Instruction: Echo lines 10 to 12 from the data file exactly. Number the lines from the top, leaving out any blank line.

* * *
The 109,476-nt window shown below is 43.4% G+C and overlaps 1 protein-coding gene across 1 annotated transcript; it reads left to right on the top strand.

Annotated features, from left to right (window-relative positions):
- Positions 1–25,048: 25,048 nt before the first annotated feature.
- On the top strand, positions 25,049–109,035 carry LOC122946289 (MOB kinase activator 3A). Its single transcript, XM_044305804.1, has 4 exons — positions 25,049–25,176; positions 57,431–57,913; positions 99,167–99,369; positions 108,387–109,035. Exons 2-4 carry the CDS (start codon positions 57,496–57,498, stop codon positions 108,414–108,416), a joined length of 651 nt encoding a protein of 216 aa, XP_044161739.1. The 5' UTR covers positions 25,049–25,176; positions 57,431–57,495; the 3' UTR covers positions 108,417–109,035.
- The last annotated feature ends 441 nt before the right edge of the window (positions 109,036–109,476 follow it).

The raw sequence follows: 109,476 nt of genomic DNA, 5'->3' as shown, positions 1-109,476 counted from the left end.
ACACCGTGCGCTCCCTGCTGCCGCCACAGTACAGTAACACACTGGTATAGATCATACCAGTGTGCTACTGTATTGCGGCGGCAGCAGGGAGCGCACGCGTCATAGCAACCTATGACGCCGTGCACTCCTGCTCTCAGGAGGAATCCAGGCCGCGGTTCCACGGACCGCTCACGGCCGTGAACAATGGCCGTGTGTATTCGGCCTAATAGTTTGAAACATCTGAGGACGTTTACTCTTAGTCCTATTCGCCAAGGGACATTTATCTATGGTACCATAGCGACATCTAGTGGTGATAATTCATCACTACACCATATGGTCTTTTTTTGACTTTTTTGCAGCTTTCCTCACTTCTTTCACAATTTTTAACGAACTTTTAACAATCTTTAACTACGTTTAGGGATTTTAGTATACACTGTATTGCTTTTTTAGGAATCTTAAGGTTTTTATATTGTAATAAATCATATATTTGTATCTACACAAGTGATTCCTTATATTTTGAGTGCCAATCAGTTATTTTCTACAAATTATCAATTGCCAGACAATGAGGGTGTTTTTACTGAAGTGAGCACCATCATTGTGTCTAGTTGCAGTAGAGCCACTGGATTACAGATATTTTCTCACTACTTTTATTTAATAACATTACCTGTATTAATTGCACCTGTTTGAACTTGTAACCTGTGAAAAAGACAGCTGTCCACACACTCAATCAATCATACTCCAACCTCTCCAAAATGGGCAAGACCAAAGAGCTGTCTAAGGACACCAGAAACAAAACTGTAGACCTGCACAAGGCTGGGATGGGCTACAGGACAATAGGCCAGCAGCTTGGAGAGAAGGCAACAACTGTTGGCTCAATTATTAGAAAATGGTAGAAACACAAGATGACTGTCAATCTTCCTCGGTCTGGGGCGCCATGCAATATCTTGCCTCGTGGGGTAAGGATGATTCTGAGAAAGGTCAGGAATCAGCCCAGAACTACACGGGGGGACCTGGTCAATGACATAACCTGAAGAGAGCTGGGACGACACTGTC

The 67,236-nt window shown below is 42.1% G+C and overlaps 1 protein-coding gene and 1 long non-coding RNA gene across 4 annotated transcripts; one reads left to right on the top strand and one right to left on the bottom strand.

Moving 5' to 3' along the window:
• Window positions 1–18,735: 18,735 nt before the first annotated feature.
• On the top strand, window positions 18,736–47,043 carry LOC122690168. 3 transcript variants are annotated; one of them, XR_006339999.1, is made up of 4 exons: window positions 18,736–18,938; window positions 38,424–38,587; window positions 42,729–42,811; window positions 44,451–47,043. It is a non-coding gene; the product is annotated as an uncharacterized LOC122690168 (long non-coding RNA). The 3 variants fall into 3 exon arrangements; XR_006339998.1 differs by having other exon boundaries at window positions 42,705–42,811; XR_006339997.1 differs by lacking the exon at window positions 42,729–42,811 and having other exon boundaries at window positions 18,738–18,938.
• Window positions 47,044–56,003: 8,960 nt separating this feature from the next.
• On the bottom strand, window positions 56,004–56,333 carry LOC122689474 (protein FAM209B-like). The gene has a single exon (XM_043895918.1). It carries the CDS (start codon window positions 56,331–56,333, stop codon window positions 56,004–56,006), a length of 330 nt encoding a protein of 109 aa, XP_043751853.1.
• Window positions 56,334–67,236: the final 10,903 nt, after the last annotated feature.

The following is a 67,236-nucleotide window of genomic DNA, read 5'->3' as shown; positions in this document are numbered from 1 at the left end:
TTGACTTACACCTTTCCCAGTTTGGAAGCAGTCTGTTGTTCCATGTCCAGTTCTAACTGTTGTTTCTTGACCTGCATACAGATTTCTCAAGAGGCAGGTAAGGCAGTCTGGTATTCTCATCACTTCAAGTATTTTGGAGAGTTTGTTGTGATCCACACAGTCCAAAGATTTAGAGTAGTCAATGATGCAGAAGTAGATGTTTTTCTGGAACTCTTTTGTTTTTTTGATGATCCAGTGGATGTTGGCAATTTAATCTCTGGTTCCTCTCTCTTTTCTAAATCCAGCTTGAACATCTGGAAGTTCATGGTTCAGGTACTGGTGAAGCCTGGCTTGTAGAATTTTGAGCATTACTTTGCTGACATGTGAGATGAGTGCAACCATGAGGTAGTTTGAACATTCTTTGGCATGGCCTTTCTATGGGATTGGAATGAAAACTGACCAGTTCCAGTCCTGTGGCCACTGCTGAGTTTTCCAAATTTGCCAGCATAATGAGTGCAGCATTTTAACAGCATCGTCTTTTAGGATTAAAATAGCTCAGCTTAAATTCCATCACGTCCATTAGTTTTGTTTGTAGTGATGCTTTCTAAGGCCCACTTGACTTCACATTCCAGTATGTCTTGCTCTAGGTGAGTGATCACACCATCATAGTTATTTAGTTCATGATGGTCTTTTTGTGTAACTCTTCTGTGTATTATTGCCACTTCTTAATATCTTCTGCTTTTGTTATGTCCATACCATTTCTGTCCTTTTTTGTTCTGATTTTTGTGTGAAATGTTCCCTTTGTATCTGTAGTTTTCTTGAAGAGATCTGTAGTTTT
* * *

• Window positions 1–18,735: 18,735 nt before the first annotated feature.
• On the top strand, window positions 18,736–47,043 carry LOC122690168. 3 transcript variants are annotated; one of them, XR_006339999.1, is made up of 4 exons: window positions 18,736–18,938; window positions 38,424–38,587; window positions 42,729–42,811; window positions 44,451–47,043. It is a non-coding gene; the product is annotated as an uncharacterized LOC122690168 (long non-coding RNA). The 3 variants fall into 3 exon arrangements; XR_006339998.1 differs by having other exon boundaries at window positions 42,705–42,811; XR_006339997.1 differs by lacking the exon at window positions 42,729–42,811 and having other exon boundaries at window positions 18,738–18,938.
• Window positions 47,044–56,003: 8,960 nt separating this feature from the next.